Sage wreath

I've made one and only one dried wreath in my life, during a class at an herb farm that's been gone for years. My friend Ruth and I went together, and had such a good time. The Fat Hen Herb Farm was close to town, but definitely in the country, thanks to a zoning pocket that protected small horse farms and a few ground-breaking organic farms.

Our class was out-of-doors, on picnic tables under the orchard trees. One table held boxes of different kinds of dried flowers and herbs, beautiful subtle colors and also bright strawflowers. We each got a straw wreath to build on, wrapped in nylon thread. Our instructions were few (actually, two): Choose one type of herb or greenery to start with, and cover the straw base so it was completely hidden. Then add more flowers and herbs to add interest. Tuck stems securely behind the nylon thread that holds the straw base together, and make sure to work in the same direction, so the twigs "flow" around the circle of the wreath.

My sister Laurie had a cottage business for years, growing flowers and herbs, drying them, and making wreaths. My favorites were made from hydrangea blossoms, gorgeous blues and purples, interspersed with baby's breath. I loved the subtle play of color, and wanted that for my own wreath. I chose grey-green sage for the base of my wreath, loving the way the stems of sage curled as they dried. To complement the pale green, I chose subtle colors purple and white statice, stalks of pale grains, and cute little wheat colored seed pods.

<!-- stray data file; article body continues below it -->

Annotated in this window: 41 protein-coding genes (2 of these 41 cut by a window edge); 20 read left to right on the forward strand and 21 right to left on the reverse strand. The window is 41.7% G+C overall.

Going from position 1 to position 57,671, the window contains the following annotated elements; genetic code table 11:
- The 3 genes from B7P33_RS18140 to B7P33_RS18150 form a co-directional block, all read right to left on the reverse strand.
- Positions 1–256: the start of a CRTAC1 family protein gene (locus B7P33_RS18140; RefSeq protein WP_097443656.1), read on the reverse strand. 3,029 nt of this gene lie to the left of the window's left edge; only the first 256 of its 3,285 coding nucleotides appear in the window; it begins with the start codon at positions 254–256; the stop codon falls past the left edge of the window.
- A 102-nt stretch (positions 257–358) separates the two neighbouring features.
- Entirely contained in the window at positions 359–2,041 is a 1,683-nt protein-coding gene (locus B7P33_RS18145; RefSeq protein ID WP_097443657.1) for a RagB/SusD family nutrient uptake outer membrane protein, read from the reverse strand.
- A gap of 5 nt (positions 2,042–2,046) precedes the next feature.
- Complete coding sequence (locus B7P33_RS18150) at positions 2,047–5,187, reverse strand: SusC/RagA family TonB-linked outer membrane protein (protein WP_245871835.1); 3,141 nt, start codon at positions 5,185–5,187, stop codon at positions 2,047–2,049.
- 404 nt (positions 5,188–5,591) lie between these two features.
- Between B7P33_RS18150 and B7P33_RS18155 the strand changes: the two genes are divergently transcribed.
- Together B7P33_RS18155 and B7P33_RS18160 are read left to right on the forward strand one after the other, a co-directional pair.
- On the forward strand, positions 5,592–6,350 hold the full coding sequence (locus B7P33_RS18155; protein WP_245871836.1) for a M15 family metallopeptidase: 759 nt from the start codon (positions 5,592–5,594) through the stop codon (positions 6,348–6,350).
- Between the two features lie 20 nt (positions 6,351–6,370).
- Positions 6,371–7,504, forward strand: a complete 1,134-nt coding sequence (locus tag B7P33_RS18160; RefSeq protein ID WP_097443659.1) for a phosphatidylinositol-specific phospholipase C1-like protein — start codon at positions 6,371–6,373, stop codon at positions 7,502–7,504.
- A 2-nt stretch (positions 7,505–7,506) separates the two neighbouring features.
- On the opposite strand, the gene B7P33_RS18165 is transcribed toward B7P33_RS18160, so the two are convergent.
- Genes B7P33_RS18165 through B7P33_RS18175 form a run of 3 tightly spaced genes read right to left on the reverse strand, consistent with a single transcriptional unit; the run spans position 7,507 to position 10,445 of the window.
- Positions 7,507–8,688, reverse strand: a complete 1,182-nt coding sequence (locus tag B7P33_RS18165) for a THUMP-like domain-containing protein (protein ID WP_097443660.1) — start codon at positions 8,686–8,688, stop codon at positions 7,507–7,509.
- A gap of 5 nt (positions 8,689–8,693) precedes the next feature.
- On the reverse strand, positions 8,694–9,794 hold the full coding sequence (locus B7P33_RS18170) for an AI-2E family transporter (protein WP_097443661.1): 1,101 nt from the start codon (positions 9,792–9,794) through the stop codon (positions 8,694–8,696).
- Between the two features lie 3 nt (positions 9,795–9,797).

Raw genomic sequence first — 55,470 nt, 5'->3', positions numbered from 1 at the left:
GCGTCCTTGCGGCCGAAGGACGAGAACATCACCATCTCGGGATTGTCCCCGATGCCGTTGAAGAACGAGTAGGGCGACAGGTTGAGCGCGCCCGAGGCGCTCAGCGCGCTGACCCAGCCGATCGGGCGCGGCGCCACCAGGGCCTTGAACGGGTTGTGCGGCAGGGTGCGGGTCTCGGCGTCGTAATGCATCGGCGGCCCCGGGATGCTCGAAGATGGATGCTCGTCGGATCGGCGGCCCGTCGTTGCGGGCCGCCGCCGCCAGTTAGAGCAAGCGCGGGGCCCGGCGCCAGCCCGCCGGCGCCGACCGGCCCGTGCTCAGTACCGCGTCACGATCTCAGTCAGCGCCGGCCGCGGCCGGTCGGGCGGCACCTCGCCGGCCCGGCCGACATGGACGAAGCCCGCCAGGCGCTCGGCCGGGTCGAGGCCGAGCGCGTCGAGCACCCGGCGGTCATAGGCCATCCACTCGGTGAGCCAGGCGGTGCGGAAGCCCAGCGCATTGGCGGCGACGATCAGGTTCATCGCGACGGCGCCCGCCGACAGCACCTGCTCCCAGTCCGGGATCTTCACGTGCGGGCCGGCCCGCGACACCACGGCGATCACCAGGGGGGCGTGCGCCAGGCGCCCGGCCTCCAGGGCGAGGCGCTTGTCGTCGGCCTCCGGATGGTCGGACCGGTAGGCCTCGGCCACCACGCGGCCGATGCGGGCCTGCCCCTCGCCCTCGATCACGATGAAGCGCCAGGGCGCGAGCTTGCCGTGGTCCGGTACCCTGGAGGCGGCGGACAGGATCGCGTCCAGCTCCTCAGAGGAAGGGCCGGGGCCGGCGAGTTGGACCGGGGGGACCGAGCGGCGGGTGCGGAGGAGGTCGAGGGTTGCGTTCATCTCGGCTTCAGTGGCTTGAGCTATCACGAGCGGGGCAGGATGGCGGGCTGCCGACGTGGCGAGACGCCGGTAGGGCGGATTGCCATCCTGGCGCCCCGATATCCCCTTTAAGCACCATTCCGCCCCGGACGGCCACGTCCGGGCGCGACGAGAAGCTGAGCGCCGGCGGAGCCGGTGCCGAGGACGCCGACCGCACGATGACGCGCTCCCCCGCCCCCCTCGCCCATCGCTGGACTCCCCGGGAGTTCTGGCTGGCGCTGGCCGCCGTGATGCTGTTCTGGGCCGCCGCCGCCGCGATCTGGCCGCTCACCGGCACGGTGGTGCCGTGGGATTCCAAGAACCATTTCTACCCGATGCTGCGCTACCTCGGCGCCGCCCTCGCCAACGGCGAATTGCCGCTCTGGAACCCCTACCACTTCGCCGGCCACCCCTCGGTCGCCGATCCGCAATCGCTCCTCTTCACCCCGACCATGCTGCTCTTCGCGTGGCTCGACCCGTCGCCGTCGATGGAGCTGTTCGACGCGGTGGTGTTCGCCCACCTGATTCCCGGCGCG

When we were finished, we walked around and looked at everyone's finished wreaths. I was amazed at how creative everyone was, and was really glad I learned how to do this for myself. My garden has a lot of herbs and flowers that I can dry to make more wreaths for my country house.

Cottage crafts are coming back into style now, but my wreath has hung on the wall of my antique farmhouse from the day I brought it home in 1995, and I never got tired of it. I don't care so much about fashionable decorating styles. I stick to the style that fits my house, the style that helps to make it a home.

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